Geriatric cats are prone to hyperthyroidism and chronic renal disease (CRD). Because thyroid function can influence renal
function, it's not surprising that these conditions frequently coexist. Hyperthyroidism can, in fact, mask CRD because of
the impact of this disease on cardiovascular function. There are general increases in cardiac output (higher heart rates,
increased contractility) and peripheral vasodilation (increased metabolic demand resulting in the release of vasodilators)
that lead to an increase in renal blood flow and glomerular filtration rate.
With treatment of the hyperthyroid state, these effects are lost, which can cause an increase in renal values on blood work.
In one study, about 15 percent of hyperthyroid cats that had normal renal values became azotemic within 240 days of treatment.1 In cats that are azotemic before treatment, the CRD can worsen substantially.
Treatment for hyperthyroidism can occasionally lead to a hypothyroid state that may or may not be clinical. This is most common
with bilateral thyroidectomy (100 percent) and radioactive iodine (75 percent) and is much rarer with methimazole treatment
Past research finds cause and effect
One study found that hypothyroidism resulted in a shorter lifespan in cats treated for hyperthyroidism.3 This study had two portions: to follow 12 cats that were treated with radioactive iodine to see if they became hypothyroid,
and to look at a separate group of cats six months after treatment for hyperthyroidism to see if there was a relationship
between thyroid status and the development of azotemia.
Of the 12 cats treated with radioactive iodine, 10 became hypothyroid, as diagnosed via an elevated thyroid-stimulating hormone
(TSH) concentration. In the survival portion of the study, 51 percent of the 80 cats evaluated had a total thyroxine (T4) concentration below the reference interval. Of these cats, 68 percent had a TSH concentration above the reference range,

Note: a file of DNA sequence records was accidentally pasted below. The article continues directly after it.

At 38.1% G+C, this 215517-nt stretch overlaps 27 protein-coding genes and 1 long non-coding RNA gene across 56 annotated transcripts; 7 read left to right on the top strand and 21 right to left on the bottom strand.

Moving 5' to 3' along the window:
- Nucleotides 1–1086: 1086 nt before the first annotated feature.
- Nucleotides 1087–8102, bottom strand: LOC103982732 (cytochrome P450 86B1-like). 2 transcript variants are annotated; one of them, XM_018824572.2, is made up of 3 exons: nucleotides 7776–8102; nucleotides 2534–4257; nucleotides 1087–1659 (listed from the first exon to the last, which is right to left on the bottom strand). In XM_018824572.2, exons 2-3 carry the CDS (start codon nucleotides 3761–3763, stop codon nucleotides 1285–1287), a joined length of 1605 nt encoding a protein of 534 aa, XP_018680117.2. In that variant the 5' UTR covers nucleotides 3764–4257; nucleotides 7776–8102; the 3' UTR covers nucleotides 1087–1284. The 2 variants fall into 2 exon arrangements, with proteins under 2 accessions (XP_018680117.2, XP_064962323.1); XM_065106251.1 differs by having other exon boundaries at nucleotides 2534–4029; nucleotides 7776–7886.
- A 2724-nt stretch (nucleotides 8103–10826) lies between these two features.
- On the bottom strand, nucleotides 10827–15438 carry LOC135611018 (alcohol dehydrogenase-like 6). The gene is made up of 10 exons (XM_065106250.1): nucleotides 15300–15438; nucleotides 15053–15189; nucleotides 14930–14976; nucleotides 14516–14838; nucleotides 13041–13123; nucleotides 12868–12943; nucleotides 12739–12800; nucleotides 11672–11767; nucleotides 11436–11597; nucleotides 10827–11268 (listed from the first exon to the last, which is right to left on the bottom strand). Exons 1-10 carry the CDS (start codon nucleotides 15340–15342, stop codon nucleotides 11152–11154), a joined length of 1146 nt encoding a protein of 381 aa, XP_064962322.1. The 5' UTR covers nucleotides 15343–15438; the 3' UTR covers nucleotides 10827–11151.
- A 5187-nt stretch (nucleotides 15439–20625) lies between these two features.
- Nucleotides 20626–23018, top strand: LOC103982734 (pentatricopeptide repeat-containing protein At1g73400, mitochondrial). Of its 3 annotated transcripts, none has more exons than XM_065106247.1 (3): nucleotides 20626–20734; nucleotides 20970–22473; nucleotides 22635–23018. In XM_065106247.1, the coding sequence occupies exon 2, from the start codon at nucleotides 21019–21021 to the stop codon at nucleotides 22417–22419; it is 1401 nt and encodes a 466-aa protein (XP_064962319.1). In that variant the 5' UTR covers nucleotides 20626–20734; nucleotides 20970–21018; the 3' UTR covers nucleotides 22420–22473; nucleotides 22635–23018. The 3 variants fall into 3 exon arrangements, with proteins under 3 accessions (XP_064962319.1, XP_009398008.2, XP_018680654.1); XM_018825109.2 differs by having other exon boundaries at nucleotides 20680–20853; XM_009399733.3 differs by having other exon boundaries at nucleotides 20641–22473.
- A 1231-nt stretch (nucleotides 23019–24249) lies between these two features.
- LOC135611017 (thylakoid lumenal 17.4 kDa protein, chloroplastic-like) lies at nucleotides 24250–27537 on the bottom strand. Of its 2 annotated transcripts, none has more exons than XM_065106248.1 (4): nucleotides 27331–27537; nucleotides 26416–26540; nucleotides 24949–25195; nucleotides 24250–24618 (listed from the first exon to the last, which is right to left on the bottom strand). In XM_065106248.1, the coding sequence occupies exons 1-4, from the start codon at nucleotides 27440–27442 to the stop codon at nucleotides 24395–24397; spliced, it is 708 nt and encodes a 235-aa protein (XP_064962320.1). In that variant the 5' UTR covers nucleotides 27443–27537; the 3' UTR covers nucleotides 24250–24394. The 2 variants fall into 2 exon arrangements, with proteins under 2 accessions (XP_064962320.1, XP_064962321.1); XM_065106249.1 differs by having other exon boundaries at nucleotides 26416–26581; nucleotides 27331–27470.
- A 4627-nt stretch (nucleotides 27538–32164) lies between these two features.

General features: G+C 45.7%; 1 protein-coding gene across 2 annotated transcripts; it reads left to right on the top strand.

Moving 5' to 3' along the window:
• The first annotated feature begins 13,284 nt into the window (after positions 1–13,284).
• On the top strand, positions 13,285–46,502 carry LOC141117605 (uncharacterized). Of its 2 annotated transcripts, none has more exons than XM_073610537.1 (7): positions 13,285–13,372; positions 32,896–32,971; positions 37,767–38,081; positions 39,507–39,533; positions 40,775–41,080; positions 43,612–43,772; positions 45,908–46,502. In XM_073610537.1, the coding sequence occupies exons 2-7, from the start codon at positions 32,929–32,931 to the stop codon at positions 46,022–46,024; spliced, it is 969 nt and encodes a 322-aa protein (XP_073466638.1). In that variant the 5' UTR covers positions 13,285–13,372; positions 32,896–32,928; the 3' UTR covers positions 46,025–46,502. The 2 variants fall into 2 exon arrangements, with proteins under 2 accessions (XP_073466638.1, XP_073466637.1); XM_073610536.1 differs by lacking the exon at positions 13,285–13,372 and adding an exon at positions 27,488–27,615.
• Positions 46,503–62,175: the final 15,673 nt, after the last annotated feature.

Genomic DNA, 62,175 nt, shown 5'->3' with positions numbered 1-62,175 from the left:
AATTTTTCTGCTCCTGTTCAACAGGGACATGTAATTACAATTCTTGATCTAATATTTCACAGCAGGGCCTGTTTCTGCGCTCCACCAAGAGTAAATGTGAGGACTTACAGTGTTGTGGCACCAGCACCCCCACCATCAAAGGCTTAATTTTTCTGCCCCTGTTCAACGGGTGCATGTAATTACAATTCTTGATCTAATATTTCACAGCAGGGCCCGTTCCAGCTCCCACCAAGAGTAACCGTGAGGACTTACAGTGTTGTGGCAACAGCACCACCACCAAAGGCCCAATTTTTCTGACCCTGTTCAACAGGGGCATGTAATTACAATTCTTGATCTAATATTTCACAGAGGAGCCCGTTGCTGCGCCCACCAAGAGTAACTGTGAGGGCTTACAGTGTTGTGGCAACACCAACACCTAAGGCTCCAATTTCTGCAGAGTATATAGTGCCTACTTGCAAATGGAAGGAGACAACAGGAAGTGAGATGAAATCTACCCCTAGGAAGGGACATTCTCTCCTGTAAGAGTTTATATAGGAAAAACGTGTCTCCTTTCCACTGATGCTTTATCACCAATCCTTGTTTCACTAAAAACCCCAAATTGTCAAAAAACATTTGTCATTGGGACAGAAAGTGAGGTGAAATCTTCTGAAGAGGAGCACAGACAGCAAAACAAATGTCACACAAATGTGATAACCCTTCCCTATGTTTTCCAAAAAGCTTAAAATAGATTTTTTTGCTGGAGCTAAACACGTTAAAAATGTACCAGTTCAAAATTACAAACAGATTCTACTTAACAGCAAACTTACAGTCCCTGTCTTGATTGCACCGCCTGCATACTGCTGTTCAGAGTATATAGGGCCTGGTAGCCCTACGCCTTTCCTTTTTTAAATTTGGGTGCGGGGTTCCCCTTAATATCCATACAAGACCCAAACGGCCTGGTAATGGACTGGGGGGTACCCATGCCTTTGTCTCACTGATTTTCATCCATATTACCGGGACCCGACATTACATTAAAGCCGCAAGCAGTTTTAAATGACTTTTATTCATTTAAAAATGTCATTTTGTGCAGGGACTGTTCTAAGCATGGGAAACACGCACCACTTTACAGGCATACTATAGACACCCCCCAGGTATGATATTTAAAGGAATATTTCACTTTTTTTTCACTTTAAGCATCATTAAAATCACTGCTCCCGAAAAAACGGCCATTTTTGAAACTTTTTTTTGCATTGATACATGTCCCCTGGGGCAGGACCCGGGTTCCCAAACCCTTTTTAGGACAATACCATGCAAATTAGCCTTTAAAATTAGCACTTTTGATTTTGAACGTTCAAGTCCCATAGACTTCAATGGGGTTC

classifying them as hypothyroid. Five cats had normal T4 but high TSH concentrations, which excluded them from the analysis.
Hypothyroid cats had lower heart rates, lower packed cell volumes and lower alkaline phosphatase (ALP) activity than euthyroid
cats. There was no difference in survival times between the euthyroid and hypothyroid groups. However, 57 percent of hypothyroid
and only 30 percent of euthyroid cats developed azotemia after treatment, which was statistically significantly different.
The survival for azotemic hypothyroid cats was also significantly shorter (a median of 456 days) than that of nonazotemic
hypothyroid cats (a median of 905 days) and euthyroid cats (a median of 794 days).
This study suggests that cats treated for hyperthyroidism that are azotemic and hypothyroid may be at greater risk of a poorer
outcome. Additional thyroid function testing such as a TSH concentration to assess for subclinical hypothyroidism may be a
consideration. The assay used in this study was a commonly used canine assay (Immulite Canine TSH assay—Diagnostic Products
Corporation) since a feline assay is not widely available. Check with your laboratory for additional information on this type
Reversing the effects
At the 2012 ACVIM Forum in New Orleans, the Royal Veterinary College in London presented a research abstract on the impact
of restoring euthyroidism on renal function in cats made iatrogenically hypothyroid.4 Cats were selected that had a T4 concentration below the reference interval and an elevated TSH concentration. These cats were being treated medically, so
doctors reduced their hyperthyroid medications to establish euthyroidism.
A total of 12 cats were included in the study. Of these 12, nine were azotemic. Once euthyroidism was established, creatinine
concentrations dropped significantly and azotemia resolved in three of the nine cats. Other statistically significant changes
included an increase in ALP activity and heart rate with a decrease in body weight. This study did not address if there was
any survival benefit to this dosage adjustment, though it would be expected.